Go West, Young Man - Does Open Access Really Matter in the Long Run?

July 16, 2007

Making a name for yourself in science is no easy job. Aside from the technical challenge of doing noteworthy science while working under constraints, there's the compounding challenge of making your work known to influential colleagues. Excellent work done in a vacuum is lost to science, only to be "rediscovered" by those more willing or capable of self-promotion. Look around at the most successful scientists in your field, and you'll find that they are both extraordinarily adept at doing noteworthy science and in promoting their work.

Scientists have been using the scientific publication system for hundreds of years as a channel for promoting their work. For a variety of reasons, this system is now breaking down before our eyes. There are many reasons - consider these:

  • The printed page doesn't matter anymore. Old-guard scientific publishers have been able to prosper by acting as gatekeepers of a precious resource: the printed page. The arrival of immediate, ultra-cheap, ubiquitous, interactive, and persistent communication through the Internet means that printed journals are increasingly viewed as wasteful and irrelevant.
  • Printed journals have priced themselves out of the marketplace. How many printed journals has your library dropped over the last year? Does your "library" even carry current printed journals anymore?
  • Electronic Information wants to be free. Few things are more frustrating than knowing the answer to your question exists on a server somewhere, but you are forbidden from accessing it. Yes, you can pay $15-$30 for each article you need or get multiple subscriptions costing thousands per year, but is that any way to spend your budget?
  • The minimum publishable unit is shrinking. Scientists have legitimate interests in maximizing the number of papers they publish, in minimizing their size, and in decreasing their interval. Submissions to top-tier journals continue to increase. New journals are started to catch the overflow, placing additional strain on the system's ability to find readers and "qualified" reviewers, and driving up production costs in the process.
  • Too much information. How many scientific papers have you actually read, from start to finish, in the last month? How many important, relevant papers in your field could you have completely read in the last month? How many of them did you find through an automatic notification system? How many papers have you used solely for one specific piece of information they contain? How many of these papers did you find through a database of some kind?

Open Access has become a hot topic, mainly in response to the points above. Although well-intended, the debate assumes that scientific publication in the Internet age will continue to work essentially the same way it always has - with scientists submitting manuscripts to publishers who act as editors, distributors, and in many cases quality-assurance agencies.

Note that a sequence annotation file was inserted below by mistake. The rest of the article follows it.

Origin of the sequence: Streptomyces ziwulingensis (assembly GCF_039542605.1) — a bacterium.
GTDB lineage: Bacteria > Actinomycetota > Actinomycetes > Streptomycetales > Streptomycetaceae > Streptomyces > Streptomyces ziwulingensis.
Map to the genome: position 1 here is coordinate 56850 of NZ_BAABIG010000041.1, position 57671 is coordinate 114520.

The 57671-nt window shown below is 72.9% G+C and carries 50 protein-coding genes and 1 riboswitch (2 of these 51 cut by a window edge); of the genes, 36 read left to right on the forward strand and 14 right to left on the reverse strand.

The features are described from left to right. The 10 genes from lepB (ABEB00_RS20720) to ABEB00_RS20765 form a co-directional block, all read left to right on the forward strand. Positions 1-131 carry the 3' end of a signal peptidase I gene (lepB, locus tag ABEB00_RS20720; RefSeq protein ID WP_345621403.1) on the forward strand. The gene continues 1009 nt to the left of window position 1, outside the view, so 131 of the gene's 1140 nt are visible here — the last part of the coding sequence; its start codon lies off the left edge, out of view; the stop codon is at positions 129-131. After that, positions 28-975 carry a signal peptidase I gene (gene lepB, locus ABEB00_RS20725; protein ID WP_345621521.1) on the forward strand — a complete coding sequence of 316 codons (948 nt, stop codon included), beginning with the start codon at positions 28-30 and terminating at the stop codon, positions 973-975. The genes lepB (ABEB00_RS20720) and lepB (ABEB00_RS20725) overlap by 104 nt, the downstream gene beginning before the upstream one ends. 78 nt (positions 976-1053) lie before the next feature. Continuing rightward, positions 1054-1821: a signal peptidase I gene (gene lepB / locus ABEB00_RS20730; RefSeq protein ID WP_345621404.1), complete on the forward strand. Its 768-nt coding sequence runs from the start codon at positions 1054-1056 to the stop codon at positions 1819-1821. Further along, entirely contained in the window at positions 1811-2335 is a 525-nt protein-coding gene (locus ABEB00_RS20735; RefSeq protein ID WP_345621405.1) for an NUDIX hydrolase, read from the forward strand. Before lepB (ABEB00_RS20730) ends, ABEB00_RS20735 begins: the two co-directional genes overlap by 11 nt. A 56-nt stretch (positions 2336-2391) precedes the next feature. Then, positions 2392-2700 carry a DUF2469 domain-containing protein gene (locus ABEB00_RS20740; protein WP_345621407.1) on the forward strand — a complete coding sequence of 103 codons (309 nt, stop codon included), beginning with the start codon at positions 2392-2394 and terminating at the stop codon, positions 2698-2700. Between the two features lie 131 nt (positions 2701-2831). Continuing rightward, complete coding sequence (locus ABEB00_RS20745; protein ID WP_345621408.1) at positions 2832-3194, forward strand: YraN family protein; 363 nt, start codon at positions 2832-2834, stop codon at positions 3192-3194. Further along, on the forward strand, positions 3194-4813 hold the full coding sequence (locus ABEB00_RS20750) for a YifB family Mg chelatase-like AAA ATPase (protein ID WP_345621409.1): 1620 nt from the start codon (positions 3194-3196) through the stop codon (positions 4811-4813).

But what if it doesn't end up working out that way?

The reason that the existing scientific publication system has flourished for hundreds of years is that it solved the fundamental problems of two key groups: (1) scientists who wanted to be informed of new developments; and (2) scientists who wanted to promote their work and careers.

If you accept this premise, then nothing prevents entirely new publication models from replacing the existing ones - provided that they solve the basic problem scientists face. If anything, the Internet is replete with examples of powerful old-guard gatekeepers of all stripes being first undermined as they denied that their business models were failing, then lashing out at everything but the root cause of their problems, and finally being driven into oblivion.

Why should old-guard scientific publishers be immune to this process?

Some scientists are discovering value in bypassing scientific publishers altogether. In chemistry, the best-known example is Jean-Claude Bradley and his group at Drexel. As Bradley's group is joined by others willing to experiment in this area, they will uncover a variety of problems that need to be addressed. Some of the most significant (at this point) include:

  • tools to create content
  • services that host and archive that content indefinitely
  • peer-review mechanisms that fully leverage the power of collaboration over the Internet
  • utilities for finding and promoting the work

These are the new high-payoff areas in scientific publication. Like all high-payoff areas, this one starts out looking dangerous or insignificant to most people.

This is not to say that that the Internet eliminates the need for gatekeepers. Instead, it creates tremendous opportunities for new gatekeepers. Google, eBay, and Wikipedia are gatekeepers. Facebook and YouTube are also gatekeepers. By all accounts, these services have done phenomenally well and will continue to flourish for some time. Significantly, each service addresses the basic need of information consumers to be informed and information producers to have their message heard. These systems have found powerful mechanisms for quality control that in many cases put the current practice of scientific peer-review to shame. And in no case will you find a business model requiring pay-per-view.

Google, eBay, Wikipedia, Facebook, YouTube, and hundreds of other gatekeepers thrive because each has found a new precious resource to allocate, not by trying to extract every last drop of value from the old ones. Both scientific publishers and Open Access proponents would be wise to consider their example.

Image Credit: Seamus Murray